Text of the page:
Why Trump Won
This election was a ridiculously long and sad spectacle, as well as being a total media circus, and said something rather unfortunate about what we appear to have become as a nation. America has officially made the transition from personifying the era of Lincoln and Fireside Chats to that of reality television, soap operas and sound bites. That the entire presidential electoral process has been turned into a multi-billion-dollar enterprise where ‘entertainment’ trumps substance turns my stomach. That said, this election appears also to represent an important turning point.
In the end, Trump won because he successfully tapped into the vein of tens of millions of disenchanted voters fed up with institutionalized, legalized corruption, and business as usual. Never mind that he railed against the corruption of Washington and Wall Street when he and his business are products of that same corruption. Never mind that he portrayed himself as the champion of the blue-collar worker, when he has never known a blue-collar day in his life. Never mind that he made our armed forces believe he is their champion, even though he never spent a single day in the service of our country, and has allied himself with Mr. Putin, who many believe is America’s greatest enemy. The people wanted someone and some thing to believe in, and the Entertainer-in-Chief gave them that.
A high set of expectations have been set by Mr. Trump, and there is serious doubt about when or if he will be able to meet them. Just because someone is elected to clean the place up doesn’t mean he will be able to do so. The system is, and will remain, terribly broken, no matter how much he huffs and puffs and tries to blow the house down. All those people elected in Congress slid into office the olde fashioned way: the people behind the money that got them there have some expectations, too. As much as I would like to believe that the corrupt political system that runs our nation will disappear in 4 or 8 years under the guidance of Donald “The White Shining Light,” we all know that just isn’t going to happen.
I didn’t vote for Hillary. Like millions of other Americans, I voted against Trump. Though I find him repulsive, revolting, and reprehensible on a variety of levels, I am actually in favor of some of his proposals — none more so than to impose term limits on everyone in Congress. I just love the idea of limiting every member of Congress to a single 6-year term. In theory, that would remove the need for them to spend 80 percent of their time raising money to get re-elected, and focus instead on who sent them to Congress, and why they were sent there in the first place. There is, however, the question of whether anyone in Congress would actually approve a constitutional amendment to that effect, transforming the institution from a feeding trough into a legislative body. I’ll believe that when I see it.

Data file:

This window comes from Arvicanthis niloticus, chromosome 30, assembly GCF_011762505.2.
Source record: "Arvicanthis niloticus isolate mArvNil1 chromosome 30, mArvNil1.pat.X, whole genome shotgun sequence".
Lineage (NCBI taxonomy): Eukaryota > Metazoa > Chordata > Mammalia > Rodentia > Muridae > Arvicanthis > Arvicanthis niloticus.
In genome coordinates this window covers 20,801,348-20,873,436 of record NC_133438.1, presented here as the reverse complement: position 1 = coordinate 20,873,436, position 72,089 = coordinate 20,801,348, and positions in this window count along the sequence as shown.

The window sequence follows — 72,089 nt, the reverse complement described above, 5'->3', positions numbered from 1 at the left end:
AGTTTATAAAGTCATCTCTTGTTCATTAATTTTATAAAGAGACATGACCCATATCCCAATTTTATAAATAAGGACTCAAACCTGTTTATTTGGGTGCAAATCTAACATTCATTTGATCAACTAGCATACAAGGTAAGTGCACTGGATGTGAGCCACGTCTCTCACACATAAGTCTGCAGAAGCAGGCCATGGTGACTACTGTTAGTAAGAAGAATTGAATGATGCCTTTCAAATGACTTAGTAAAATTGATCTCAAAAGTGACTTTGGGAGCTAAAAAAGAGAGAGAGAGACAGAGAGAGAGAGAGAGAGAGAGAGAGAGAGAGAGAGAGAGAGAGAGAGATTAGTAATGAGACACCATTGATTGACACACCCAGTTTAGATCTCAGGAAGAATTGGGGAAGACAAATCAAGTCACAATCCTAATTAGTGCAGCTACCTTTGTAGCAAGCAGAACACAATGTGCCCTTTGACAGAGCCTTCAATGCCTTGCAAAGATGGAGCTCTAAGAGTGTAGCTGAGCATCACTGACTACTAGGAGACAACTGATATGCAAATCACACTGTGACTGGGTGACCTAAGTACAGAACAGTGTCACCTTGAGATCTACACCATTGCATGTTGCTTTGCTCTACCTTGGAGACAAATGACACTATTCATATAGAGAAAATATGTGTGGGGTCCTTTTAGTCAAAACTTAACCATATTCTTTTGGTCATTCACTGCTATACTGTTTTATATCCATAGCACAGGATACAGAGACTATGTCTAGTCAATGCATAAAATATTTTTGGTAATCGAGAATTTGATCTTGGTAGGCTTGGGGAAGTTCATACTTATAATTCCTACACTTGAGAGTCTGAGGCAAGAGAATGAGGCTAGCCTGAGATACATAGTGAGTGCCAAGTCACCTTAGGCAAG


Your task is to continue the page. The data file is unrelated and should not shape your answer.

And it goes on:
It is doubtful that Mr. Trump will be able to heal our terribly divided nation, which he so handily and successfully contributed to. Now that the battle lines are drawn — between those who cling to an “Ozzie and Harriet” vision of America, in which everyone is white, conservative, straight and Christian, and those who recognize and accept the multi-racial, ethnic, religious and sexual orientation of this great land – there is no putting Humpty Dumpty back together again, certainly not with a leader hell bent on fanning tendencies toward divisiveness, rather than unity. While we are certainly not all going to be joining hands together and singing kumbaya, no matter who is president, we are not going to get there by having a Divider-in-Chief at the helm.
America desperately needs dramatic political change. It would appear that most Americans did not believe that Hillary Clinton would be the change agent to deliver it. Instead, the majority have chosen an unlikely demagogue to attempt to deliver that change. If Mr. Trump can deliver on half of what he has promised, I may even consider voting for him if he runs in 4 years, because I also can’t stand what America has become. No matter what modicum of positive change he is able to achieve, we will regrettably remain a country where most people don’t read a newspaper, can’t name the individuals who represent them in Congress, and can’t find Iraq on a map — even after a dozen years at war there. It will take many decades to hope to change that.
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